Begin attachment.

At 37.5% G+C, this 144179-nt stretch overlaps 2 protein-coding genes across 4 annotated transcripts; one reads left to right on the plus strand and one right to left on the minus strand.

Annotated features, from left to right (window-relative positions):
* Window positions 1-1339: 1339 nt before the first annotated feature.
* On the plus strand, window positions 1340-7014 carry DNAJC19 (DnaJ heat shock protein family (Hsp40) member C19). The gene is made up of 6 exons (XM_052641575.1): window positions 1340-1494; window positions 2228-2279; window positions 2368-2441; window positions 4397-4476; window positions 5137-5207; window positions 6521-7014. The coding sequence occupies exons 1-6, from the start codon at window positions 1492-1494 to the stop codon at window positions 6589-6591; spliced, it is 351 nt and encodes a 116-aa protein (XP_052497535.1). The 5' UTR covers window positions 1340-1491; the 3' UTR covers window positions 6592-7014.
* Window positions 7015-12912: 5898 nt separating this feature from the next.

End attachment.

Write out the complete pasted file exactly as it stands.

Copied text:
At 37.5% G+C, this 144179-nt stretch overlaps 2 protein-coding genes across 4 annotated transcripts; one reads left to right on the plus strand and one right to left on the minus strand.

Annotated features, from left to right (window-relative positions):
* Window positions 1-1339: 1339 nt before the first annotated feature.
* On the plus strand, window positions 1340-7014 carry DNAJC19 (DnaJ heat shock protein family (Hsp40) member C19). The gene is made up of 6 exons (XM_052641575.1): window positions 1340-1494; window positions 2228-2279; window positions 2368-2441; window positions 4397-4476; window positions 5137-5207; window positions 6521-7014. The coding sequence occupies exons 1-6, from the start codon at window positions 1492-1494 to the stop codon at window positions 6589-6591; spliced, it is 351 nt and encodes a 116-aa protein (XP_052497535.1). The 5' UTR covers window positions 1340-1491; the 3' UTR covers window positions 6592-7014.
* Window positions 7015-12912: 5898 nt separating this feature from the next.